University of Chicago School of Social Service Administration Completed

SSA was designed by one of Chicago's most celebrated architects, Mies van der Rohe and was completed in 1965.

During this period, the University was expanding and architecture on the south side of the midway was intended to contrast the rest of the University's Gothic style with a "Who's Who" of modern architecture. Neighboring buildings include the Law School, designed by Eero Saarinen, and the New Graduate Residence Hall, designed by Edward Durrel Stone.

Mies van der Rohe was noted for his unconventional use of materials. Steel girders and brick, normally restricted to the exterior of buildings, were used by Mr. van der Rohe for interior design. The huge expanses of glass are also characteristic of his work, and serve to make less of a barrier between the outside and inside of the building.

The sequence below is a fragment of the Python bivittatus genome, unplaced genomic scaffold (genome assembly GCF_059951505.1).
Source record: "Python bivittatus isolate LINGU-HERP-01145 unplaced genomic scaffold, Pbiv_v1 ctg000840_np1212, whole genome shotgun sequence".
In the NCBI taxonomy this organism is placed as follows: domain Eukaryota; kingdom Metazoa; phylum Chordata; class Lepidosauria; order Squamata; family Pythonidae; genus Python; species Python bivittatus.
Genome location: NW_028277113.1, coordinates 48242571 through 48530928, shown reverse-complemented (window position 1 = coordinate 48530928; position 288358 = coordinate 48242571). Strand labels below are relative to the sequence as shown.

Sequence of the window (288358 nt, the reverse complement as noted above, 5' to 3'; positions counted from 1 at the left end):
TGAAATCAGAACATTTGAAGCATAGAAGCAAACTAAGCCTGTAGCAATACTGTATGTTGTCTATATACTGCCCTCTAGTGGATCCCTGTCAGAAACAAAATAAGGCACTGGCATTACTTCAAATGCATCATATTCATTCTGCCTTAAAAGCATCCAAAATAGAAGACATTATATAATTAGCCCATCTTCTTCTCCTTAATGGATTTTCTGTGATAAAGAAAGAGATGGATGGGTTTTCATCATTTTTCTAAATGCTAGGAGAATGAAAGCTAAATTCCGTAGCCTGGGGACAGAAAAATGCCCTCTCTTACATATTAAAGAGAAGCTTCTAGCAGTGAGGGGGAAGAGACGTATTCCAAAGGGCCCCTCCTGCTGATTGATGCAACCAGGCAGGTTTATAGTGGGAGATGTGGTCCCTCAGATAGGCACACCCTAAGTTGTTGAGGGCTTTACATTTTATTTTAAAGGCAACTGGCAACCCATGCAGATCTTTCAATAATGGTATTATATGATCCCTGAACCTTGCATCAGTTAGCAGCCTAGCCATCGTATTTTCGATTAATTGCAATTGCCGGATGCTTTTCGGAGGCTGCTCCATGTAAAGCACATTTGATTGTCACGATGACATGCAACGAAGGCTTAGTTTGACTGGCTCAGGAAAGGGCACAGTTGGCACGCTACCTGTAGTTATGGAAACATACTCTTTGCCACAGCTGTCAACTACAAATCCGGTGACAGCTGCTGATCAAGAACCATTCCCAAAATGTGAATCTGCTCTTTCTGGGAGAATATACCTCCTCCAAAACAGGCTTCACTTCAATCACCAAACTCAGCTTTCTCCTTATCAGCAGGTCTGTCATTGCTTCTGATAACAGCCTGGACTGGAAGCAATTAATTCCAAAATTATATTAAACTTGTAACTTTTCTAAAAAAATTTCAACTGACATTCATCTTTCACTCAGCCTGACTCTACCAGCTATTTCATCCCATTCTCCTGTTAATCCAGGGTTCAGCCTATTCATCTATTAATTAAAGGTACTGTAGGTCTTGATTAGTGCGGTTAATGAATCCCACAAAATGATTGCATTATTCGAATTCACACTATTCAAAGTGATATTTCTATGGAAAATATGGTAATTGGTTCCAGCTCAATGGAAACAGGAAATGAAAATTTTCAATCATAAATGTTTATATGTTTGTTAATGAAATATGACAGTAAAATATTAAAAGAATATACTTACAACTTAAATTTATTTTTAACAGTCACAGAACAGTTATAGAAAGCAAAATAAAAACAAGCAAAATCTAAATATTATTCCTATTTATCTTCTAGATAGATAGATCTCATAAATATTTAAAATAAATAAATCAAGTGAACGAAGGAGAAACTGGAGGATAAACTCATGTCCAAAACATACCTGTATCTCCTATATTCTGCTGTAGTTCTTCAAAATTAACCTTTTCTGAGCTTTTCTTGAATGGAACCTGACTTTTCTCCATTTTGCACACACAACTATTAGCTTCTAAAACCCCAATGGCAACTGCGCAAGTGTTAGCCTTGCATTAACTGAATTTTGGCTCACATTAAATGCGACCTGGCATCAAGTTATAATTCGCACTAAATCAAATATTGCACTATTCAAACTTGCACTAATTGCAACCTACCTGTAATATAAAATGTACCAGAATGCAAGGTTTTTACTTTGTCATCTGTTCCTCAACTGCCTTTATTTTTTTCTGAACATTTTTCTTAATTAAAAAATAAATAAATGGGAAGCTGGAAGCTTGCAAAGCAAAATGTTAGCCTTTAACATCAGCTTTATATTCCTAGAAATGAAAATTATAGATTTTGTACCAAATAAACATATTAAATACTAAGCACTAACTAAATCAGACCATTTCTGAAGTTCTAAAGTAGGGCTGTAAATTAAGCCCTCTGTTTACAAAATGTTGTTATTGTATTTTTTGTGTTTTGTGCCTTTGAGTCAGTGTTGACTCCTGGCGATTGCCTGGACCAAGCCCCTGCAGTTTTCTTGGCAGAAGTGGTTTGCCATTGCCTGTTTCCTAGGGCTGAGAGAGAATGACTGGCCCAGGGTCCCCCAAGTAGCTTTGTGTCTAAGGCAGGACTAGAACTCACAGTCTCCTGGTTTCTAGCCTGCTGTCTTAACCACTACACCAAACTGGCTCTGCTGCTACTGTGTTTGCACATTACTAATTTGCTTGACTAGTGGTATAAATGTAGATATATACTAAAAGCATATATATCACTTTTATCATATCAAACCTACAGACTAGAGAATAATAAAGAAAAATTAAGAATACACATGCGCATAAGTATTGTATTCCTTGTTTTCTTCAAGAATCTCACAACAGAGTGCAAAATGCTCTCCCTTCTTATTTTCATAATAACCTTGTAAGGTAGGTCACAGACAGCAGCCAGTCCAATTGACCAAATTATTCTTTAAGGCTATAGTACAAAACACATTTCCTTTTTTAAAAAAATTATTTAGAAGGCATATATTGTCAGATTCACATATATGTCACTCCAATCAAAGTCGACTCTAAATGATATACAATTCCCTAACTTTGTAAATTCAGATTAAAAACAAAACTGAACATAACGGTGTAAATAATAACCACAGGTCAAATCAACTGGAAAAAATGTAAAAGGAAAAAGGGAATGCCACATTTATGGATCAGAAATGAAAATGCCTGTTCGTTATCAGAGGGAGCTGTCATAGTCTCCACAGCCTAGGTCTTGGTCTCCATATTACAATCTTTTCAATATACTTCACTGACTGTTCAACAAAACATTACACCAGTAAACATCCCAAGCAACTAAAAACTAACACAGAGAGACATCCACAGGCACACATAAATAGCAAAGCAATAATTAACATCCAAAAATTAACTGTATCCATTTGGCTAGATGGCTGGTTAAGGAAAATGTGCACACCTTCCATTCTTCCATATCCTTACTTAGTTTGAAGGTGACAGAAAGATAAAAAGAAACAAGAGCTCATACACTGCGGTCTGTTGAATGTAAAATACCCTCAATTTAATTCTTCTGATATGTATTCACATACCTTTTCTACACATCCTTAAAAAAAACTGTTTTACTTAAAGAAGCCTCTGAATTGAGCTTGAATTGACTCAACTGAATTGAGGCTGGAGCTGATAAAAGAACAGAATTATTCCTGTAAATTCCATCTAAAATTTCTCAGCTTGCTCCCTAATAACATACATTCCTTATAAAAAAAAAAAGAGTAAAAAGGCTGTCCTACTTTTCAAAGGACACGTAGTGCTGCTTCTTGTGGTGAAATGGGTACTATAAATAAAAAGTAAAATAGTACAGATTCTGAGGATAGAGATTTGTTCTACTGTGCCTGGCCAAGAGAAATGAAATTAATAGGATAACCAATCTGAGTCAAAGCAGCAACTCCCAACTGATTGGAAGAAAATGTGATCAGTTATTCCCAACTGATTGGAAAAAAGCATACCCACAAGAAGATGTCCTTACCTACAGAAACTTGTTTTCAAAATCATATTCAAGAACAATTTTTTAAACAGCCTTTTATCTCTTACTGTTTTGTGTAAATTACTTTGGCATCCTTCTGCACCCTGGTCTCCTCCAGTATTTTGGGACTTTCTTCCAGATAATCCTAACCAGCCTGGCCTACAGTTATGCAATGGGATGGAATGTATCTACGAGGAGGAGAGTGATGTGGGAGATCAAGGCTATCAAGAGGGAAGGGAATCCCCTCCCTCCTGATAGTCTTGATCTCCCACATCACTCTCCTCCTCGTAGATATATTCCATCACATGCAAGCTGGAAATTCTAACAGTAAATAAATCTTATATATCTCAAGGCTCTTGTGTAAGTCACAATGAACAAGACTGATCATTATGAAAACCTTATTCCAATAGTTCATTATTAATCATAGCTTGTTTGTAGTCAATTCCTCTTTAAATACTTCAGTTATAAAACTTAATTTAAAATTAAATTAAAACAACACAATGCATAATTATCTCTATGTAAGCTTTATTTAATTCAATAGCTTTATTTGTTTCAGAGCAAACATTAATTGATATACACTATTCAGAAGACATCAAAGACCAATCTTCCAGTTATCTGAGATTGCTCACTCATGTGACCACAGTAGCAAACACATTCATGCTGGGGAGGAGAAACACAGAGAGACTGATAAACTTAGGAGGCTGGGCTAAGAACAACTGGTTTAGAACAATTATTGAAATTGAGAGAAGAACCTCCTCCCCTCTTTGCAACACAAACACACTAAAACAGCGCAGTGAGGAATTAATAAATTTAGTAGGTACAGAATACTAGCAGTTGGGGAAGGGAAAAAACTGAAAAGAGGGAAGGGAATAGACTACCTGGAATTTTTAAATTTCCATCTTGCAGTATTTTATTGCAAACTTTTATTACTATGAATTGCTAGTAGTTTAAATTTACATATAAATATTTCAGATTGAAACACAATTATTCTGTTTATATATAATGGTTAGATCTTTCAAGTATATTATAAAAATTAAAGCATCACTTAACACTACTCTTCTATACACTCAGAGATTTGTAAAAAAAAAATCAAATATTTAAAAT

SSA's enormous lobby is a major feature of the building. This large "public" space is particularly appropriate for a school of social work and, in fact, it serves year-round as the social place, not only for functions and events, but for daily student socializing, study groups, and meetings.

The School of Social Service Administration had ties to the University of Chicago from its very beginnings, and in 1920 it became a formal part of the University. The SSA building, pictured above, was designed by celebrated architect Mies van der Rohe in 1965, a striking contrast to the rest of the University’s Gothic style.